WASHINGTON – U.S. Sen. John Thune (R-S.D.), chairman of the Senate Committee on Commerce, Science, and Transportation, and Sen. Ed Markey (D-Mass.) sent a letter today to the Honorable Meredith Attwell Baker, the president and CEO of CTIA – The Wireless Association, on whether wireless carriers are in a unique position to reduce unwanted phone calls and text messages.
The letter follows a Commerce Committee hearing on May 18, 2016, on the effects of the Telephone Consumer Protection Act (TCPA) on consumers and businesses. TCPA prohibits calling and texting a consumer’s cell phone without their consent. Because consumers frequently change or relinquish their phone numbers, calls and texts are often made to people other than the users who initially gave their consent. Unwanted calls and texts frustrate consumers and create a liability for callers who want to comply with the law.
To work toward a solution on this issue, Sens. Thune and Markey ask the Wireless Association the following questions:
· Could wireless companies compile reassigned numbers in a database shortly after numbers are abandoned or relinquished?
· Could access be provided to callers so they can determine whether a number is still assigned to the party who gave consent to receive calls or texts at that number?
· Could carriers cover the costs of developing and maintaining such a database by charging callers a fee for access?
The full text of the letter is below:
Dear Ms. Baker:
When Congress passed the Telephone Consumer Protection Act (TCPA) of 1991, one goal was clear: consumers should not be subject to calls on their cellular phones without prior consent. Now, 25 years after TCPA’s enactment, mobile devices have become ubiquitous in our society. Most Americans cannot imagine living without their mobile devices. With phones always in our palms, our pockets, or our purses, the need to ensure appropriate compliance with the TCPA has never been greater.
While the law has worked to successfully block countless unwanted calls, consumer complaints related to the TCPA remain among the most frequently received by the Federal Trade Commission and Federal Communications Commission (FCC). Consumers have made it clear they do not want their lives disrupted by calls and texts they have not consented to receive.
Wireless carriers are positioned to play an important role in further curtailing disruptive calls. Last year, the FCC gave the green light to service providers to offer robocall and robotext blocking technologies. We appreciate the work your member companies are undertaking to implement market-based solutions that consumers can use to stop unwanted robocalls and robotexts.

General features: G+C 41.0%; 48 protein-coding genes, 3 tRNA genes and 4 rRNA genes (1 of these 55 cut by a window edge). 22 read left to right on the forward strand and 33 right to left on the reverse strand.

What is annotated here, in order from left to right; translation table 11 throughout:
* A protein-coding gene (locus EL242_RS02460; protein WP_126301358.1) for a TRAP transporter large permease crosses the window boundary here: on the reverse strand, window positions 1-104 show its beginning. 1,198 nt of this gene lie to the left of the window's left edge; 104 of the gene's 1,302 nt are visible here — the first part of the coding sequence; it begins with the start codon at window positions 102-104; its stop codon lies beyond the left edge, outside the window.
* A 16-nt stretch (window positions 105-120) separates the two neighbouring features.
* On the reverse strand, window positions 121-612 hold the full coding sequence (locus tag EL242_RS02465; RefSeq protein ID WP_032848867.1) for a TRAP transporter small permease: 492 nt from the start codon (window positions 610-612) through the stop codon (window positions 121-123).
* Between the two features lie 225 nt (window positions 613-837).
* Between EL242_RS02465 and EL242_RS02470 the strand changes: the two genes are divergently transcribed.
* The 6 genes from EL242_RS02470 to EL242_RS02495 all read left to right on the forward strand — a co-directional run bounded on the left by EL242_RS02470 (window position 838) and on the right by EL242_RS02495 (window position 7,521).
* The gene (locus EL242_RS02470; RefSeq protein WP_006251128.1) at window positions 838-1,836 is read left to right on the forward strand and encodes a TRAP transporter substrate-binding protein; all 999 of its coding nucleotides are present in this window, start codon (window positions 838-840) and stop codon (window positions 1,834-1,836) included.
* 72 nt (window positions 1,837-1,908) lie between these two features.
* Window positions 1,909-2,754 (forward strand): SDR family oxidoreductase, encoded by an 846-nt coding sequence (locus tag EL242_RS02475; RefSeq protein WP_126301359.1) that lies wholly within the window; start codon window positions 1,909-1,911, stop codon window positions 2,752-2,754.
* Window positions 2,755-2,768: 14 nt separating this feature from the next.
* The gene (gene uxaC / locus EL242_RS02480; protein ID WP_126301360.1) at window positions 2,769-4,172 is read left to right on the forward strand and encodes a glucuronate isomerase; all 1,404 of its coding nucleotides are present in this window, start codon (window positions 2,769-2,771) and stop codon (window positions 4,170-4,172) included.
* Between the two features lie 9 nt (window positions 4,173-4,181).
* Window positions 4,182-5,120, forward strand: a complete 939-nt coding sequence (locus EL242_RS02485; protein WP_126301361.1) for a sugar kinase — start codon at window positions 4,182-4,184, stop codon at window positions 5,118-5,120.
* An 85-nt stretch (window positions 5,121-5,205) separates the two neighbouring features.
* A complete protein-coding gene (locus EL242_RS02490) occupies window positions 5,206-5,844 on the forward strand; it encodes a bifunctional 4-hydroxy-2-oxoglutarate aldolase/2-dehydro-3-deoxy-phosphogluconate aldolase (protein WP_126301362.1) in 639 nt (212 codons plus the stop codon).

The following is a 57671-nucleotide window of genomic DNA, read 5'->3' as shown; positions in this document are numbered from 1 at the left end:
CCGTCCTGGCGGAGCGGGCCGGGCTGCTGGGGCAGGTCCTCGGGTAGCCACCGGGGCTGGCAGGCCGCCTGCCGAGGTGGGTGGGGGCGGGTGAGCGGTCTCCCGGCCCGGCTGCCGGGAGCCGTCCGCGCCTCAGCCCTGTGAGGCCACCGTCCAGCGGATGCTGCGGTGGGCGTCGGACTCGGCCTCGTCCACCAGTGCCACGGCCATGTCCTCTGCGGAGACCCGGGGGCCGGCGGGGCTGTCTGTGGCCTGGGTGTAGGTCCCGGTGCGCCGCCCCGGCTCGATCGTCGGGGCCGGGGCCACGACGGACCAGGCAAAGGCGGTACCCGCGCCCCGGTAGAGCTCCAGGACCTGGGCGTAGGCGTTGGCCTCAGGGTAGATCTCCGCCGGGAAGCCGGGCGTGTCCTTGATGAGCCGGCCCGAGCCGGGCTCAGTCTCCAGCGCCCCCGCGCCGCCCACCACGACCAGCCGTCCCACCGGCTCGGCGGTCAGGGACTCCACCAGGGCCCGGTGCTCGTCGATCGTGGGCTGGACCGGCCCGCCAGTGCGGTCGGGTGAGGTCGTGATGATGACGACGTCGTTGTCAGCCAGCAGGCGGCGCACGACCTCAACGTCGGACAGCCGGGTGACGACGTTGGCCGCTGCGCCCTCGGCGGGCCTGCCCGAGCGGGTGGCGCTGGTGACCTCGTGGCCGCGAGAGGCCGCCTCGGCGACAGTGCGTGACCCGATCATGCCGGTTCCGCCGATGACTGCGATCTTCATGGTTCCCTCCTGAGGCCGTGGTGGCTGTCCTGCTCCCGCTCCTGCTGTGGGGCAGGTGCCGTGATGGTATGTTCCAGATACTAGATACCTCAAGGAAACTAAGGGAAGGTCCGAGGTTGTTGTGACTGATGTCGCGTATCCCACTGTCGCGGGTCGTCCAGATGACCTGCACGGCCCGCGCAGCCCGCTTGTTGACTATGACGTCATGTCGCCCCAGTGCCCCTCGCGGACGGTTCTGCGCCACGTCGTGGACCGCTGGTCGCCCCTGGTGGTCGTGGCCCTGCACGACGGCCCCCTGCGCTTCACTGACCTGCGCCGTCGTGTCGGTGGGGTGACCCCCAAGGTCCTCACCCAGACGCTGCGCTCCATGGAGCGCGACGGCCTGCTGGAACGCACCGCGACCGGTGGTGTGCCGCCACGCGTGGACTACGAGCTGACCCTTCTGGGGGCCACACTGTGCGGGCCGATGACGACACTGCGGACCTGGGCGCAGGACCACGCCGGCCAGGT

We also believe wireless carriers may have an opportunity to provide consumers and businesses more needed relief by establishing a reassigned numbers database, containing a list of cell phone numbers that have changed ownership. Periodically, consumers receive unwanted robocalls and robotexts because the previous holder of the phone number provided consent. Not only are robocalls and robotexts to reassigned numbers a nuisance to consumers, but they also create liabilities for calling parties.
Wireless companies are in a unique position to create and maintain such a database, which could protect wireless subscribers from unwanted robocalls and robotexts. We invite your comments about: how wireless companies may be able to compile reassigned numbers in a database shortly after numbers are abandoned or relinquished; how access could be provided to calling parties to determine whether a number is still assigned to the party who gave consent to receive calls or texts at that number; whether carriers can cover the costs of developing and maintaining such a database by charging calling parties a fee for access.
A reassigned numbers database could bolster the important consumer protections established by the TCPA by providing businesses information they need to avoid robocalling and robotexting wrong numbers. We appreciate your attention to this important matter and welcome the opportunity to work with you and other stakeholders to develop this reassigned numbers database concept.